I was going to try to continue without pictures, but I don’t think it is working!!

Here is the finished garment!

The finished jacket.

It was a rather windy day to take photos, I kept getting hair in my eyes, or my mouth!  there are more pictures on Burdastyle, until I pop more on this blog, but they will be in their own post.

And I promise to take a better photographic record the next time! 😀

Two for One

This weekend has been pretty productive for me, I got the cushions finished and made good progress with the jacket pattern for the grey wool..  I have kept it pretty straight forward.  I have a limited amount of fabric, so I cannot go too mad on seam detailing etc.  This is the initial sketch, nothing over the top.

Jacket Sketch

Everything has gone together fairly well, I have kept to the panel seams in front and back, although I have curved the back panel seam a little, this takes it closer to the centre back seam, I am hoping it will be a visual slimming line..  But overall it didn’t have much oomphf.  I decide to something with the sleeves …

Darted Sleeve Head
Pattern for Sleeve Head - see all the alterations??

 

 

 

 

 

 

 

 

I altered the sleeve head to accommodate 3 short darts.  It took a while, and was tricky with all the layers of paper I already had going on!  This has the effect of adding about 3m to the width of the shoulders, which is great if you have no waist little waist definition.  Broadening the shoulders makes the waist appear narrower than it really is – bonus!!  I also cut the sleeves 10cm short, and kept an angled hem line.  I added 2.5cm flare to the back seam of both the upper and lower sleeve.

Jacket pattern pieces, pinned on calico to toile.

So it looks pretty good, but – the collar and rever combination appear a little small with the new sleeve-head.  I think the rever could do with being 2cm wider, and the collar needs to be adjusted so the proportions are correct.  But if I still had a “normal” sleeve-head they would be fine.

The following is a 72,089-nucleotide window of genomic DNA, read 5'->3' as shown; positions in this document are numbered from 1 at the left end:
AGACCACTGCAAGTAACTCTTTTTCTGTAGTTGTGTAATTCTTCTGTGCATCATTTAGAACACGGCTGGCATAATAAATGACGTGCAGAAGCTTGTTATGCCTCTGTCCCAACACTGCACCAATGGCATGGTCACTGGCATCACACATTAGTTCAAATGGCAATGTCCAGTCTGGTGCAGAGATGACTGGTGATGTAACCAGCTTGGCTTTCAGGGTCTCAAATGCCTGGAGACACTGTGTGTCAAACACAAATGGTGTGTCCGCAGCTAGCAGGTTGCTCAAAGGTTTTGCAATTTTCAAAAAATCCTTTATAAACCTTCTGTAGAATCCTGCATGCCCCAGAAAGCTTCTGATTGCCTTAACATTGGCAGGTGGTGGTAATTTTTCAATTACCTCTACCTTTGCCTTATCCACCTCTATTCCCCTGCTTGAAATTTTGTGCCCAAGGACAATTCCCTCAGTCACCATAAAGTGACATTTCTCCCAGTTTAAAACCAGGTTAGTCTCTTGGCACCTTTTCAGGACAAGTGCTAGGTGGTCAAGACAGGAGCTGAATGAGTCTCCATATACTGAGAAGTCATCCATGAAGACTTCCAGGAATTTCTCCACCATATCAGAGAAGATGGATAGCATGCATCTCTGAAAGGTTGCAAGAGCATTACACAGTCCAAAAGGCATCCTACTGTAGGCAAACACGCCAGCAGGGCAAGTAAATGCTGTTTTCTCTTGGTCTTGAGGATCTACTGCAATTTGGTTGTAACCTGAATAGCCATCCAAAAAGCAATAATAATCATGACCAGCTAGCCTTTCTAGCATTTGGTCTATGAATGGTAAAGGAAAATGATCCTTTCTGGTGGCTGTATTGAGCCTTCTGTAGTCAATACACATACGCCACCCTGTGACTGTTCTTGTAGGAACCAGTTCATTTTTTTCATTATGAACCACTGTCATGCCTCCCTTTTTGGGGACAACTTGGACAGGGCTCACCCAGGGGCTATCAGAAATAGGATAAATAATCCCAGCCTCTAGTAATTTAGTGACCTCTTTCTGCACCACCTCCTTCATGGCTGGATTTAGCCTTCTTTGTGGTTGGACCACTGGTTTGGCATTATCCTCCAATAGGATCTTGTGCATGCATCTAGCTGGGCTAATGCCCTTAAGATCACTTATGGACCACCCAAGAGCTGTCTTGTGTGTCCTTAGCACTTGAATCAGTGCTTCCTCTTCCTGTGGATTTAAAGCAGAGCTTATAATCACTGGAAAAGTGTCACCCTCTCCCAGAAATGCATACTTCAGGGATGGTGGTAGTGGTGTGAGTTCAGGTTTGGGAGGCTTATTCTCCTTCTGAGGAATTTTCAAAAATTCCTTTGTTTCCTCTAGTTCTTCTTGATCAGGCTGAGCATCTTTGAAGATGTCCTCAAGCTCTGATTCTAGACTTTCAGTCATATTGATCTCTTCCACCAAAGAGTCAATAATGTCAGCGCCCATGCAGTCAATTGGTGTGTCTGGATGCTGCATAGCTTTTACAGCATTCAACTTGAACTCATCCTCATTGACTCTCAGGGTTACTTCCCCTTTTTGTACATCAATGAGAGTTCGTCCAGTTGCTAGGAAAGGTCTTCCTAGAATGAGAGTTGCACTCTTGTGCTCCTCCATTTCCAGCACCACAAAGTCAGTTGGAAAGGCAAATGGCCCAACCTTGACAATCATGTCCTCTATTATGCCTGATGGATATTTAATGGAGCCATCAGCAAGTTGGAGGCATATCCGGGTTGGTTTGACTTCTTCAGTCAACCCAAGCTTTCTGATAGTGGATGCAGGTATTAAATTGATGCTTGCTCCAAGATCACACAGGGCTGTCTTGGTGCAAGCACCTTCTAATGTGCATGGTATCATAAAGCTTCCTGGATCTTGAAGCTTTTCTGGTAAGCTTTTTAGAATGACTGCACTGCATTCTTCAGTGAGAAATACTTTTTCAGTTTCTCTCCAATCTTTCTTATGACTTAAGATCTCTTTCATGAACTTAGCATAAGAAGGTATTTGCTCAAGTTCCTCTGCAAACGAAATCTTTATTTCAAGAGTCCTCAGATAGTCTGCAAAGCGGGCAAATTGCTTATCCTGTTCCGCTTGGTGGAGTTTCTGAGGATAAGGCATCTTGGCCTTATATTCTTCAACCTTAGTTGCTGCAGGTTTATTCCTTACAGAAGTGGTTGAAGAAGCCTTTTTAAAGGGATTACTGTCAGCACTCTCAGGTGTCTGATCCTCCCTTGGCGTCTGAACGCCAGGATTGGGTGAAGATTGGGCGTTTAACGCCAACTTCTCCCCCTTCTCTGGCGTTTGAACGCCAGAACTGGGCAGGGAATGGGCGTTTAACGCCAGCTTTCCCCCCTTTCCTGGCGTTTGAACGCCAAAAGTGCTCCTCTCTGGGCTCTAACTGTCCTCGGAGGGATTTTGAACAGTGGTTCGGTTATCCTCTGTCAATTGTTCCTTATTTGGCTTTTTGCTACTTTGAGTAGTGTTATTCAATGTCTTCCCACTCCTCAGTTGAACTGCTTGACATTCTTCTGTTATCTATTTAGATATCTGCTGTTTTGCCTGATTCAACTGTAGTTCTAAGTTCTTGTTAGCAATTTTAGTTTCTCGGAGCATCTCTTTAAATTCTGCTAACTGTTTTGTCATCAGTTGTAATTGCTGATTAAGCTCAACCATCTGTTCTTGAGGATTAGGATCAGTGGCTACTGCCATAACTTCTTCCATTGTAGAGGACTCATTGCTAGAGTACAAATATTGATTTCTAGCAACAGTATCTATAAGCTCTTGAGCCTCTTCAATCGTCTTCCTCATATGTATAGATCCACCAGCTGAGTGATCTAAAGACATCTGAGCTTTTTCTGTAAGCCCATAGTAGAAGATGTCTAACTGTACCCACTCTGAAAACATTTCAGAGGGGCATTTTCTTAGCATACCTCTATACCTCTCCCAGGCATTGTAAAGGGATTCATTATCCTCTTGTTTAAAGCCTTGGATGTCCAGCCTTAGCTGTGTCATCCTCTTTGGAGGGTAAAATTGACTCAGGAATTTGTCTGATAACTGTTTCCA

The Back
Front, see those sleeves! Fitting alterations are pinned.

This is where the “2 for 1” comes in.  I will trace off another sleeve from the sleeve block, and keep the head normal.  This will work just fine in the jacket as it is.  Then I will trace off the front panel and adjust the rever and draft a new collar.  This front & collar will be used with the big sleeve.   The rest of the jacket can stay exactly the same!  So I have two patterns – yay!!

Jacket front, seams altered.

Sorry about the fuzzy pics, I was using the self timer, and I cannot work out where to stand to be in focus!!

So what do you think of the collar & rever vs sleeve proportions??

Graphic dress

I have found something to use that wonderful silk in, thanks to Kim and Immi for their suggestions.  Mooching on Pinterest today, my eye was caught by this pretty blue number…  I had thought to change the collar though.  I really like the “Just like a stole” detail from Pattern Magic 2, so I thought I’d give that a go, and change the sleeves a little.  As summer is pretty much over here in the UK, I will want something to take me into the autumn, so I think a 3/4 sleeve will do.

Just like a Stole - Pattern Magic 2

I can’t make up my mind whether to have a plain but fitted sleeve or something with a bit of oomphf, like a sleeve with a cowl drape at the head??  I always liked this dress from Burda Style‘s December 2010 magazine.  It’s style no 102 for those who want to dig it out..

Dress with drape sleeve - BurdaStyle magazine 12/2010

I guess I had better get cracking with the paper and scissors then..  ;D